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New Flexible Working

New Flexible Working

New Flexible Working

On the eve of the government’s consultation deadline for “Making Flexible Working the Default”, will we see radical changes to the way we work?

After all, the government has stated that it wants to take a world class approach to flexible working to ensure the opportunities and challenges of the post Covid-19 economy are maximised. In contrast, the TUC has criticised the government’s proposals, stating that they will not be the ‘game changer’ ministers are claiming.

Unfortunately, over the last few months the media has tended to focus on just one type of flexible work – hybrid – the magic compromise between home-work and office-work, largely ignoring many other forms of flexible working that can be applicable to a wider set of job roles and sectors: term-time working, job-sharing, compressed hours, annualised hours, self-rostering or shift-swapping to name but a few.

Even though the TUC revealed that four out of five workers in Britain want to work more flexibly in the future, the CIPD has shown nearly half of employees have yet to be given access to flexible arrangements.

What has the government been consulting on?

The original legislation giving the right to request flexible working was introduced in April 2003 and although it was expanded from initially applying to just parents and carers to include all employees with at least 26 weeks’ continuous employment, it has changed very little in nearly 20 years.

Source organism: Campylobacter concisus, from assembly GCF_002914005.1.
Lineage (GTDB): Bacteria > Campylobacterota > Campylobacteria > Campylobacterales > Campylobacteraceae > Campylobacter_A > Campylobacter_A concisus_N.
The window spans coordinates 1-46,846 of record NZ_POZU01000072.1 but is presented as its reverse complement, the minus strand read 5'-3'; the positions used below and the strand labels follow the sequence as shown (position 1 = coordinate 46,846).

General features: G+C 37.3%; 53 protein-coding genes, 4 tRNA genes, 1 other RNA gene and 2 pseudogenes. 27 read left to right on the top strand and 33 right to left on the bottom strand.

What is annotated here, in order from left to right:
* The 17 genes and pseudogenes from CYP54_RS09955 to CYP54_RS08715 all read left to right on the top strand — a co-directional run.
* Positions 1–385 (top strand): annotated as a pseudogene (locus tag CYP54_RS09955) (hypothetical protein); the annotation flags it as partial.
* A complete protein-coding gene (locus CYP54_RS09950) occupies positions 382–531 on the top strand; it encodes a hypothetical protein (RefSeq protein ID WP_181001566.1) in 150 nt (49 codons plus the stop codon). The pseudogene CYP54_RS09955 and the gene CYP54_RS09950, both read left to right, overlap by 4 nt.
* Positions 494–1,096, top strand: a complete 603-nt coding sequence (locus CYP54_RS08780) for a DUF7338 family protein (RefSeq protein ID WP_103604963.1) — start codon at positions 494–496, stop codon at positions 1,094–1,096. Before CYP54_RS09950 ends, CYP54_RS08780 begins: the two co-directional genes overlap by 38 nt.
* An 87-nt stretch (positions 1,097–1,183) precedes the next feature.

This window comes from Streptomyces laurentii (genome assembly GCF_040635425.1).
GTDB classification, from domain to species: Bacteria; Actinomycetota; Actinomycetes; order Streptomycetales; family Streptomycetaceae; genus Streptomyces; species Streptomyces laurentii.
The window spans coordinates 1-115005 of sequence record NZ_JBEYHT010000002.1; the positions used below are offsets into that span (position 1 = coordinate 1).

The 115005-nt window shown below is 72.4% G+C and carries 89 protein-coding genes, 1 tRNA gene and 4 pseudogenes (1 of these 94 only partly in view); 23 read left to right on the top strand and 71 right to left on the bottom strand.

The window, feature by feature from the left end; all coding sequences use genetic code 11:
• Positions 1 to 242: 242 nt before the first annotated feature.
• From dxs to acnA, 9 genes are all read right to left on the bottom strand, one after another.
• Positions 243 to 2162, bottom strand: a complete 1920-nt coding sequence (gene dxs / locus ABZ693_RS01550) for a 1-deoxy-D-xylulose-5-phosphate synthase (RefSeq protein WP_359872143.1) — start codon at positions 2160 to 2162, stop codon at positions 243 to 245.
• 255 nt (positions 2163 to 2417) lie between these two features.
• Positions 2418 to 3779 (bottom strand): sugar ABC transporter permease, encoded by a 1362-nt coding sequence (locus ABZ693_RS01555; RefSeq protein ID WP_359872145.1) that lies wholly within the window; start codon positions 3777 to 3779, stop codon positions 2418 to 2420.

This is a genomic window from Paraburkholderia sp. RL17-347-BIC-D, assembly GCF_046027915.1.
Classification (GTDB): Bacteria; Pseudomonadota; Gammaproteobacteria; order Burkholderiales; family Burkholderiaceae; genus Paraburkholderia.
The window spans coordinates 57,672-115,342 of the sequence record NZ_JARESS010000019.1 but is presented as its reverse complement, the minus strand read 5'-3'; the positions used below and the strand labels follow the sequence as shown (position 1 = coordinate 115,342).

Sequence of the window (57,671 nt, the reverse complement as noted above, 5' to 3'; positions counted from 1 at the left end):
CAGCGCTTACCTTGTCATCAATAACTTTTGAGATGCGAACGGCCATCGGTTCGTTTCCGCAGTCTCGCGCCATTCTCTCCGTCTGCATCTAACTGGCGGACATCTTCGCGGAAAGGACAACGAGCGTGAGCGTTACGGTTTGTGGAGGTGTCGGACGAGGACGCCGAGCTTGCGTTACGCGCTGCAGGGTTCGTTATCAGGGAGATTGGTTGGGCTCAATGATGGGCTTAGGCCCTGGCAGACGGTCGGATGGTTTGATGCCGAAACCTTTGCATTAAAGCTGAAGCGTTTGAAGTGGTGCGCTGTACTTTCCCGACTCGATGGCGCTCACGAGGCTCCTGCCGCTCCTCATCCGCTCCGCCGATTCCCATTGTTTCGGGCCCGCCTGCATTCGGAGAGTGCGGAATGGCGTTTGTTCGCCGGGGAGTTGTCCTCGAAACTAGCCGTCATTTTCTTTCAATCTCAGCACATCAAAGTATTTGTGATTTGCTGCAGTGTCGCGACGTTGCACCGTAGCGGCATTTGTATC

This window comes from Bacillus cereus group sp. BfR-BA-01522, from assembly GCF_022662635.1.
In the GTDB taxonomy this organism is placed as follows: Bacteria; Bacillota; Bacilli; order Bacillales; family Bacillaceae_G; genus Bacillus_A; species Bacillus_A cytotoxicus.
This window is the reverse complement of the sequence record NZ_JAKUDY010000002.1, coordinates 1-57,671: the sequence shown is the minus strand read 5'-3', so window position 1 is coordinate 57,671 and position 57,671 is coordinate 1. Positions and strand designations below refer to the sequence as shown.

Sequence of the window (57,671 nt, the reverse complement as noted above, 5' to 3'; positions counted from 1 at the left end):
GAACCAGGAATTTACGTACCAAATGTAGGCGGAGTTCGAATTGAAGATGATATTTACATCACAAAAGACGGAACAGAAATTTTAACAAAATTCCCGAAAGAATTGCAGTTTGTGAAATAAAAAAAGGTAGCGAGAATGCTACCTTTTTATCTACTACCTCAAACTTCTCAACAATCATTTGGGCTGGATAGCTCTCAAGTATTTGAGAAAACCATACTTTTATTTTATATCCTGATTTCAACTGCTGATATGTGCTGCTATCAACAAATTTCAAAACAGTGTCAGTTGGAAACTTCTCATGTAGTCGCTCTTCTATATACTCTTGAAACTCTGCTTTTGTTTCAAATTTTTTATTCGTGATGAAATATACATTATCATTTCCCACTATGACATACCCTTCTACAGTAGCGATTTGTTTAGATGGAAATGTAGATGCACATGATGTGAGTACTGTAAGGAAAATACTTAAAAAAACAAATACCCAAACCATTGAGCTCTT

The current consultation has included whether to: make the right to request flexible working a day one entitlement; change the limits on the number of applications someone can make in a year; restrict the reasons employers can refuse requests; reduce the length of time an employer has to review a request; make temporary arrangements more common and introduce a requirement for employers to offer alternatives if the arrangement the employee requests is not suitable.

The TUC has described these proposed changes as ‘tinkering round the edges’ rather than providing ways to unlock the flexibility in all jobs. However, the CIPD has been actively campaigning for day one flexible working rights with its Flex from 1st initiative since February. It believes offering flexible working requests as a day one right will help make access more equal and bring significant productivity benefits to employers as well as improved wellbeing and work-life balance to more employees.

What should employers be doing?

An overhaul of the legislation will happen and there is no doubt that employers will have to respond to more requests to work in flexible ways within shorter time frames. However, the employers that choose to take a more proactive approach and build greater work flexibility into their business plans, job designs and recruitment processes now, will benefit from improved retention, diversity, competitiveness and overall productivity.

The most efficient and effective flexible working solutions come from clear communications and a willingness to experiment and create better ways of working both formally and informally. This does not mean automatically accepting every single request to work flexibly but ensuring that there is an open dialogue between line managers and staff to explore options.

It’s important that employers don’t just regard flexible working as ‘working from home’ but consider the much broader range of methods that look at what hours are worked and how they are worked as well as where they are worked. Inclusion and fairness have to be at the heart of flexible work and this means building supportive environments and cultures that continually plan, monitor, review, seek feedback and audit new ways of working, instilling trust and openness across an organisation. This doesn’t happen over-night, but the business benefits of more motivated and engaged staff, being more agile and responsive, in a rapidly changing and uncertain world is surely a big enough pull to make flexible working a business imperative?

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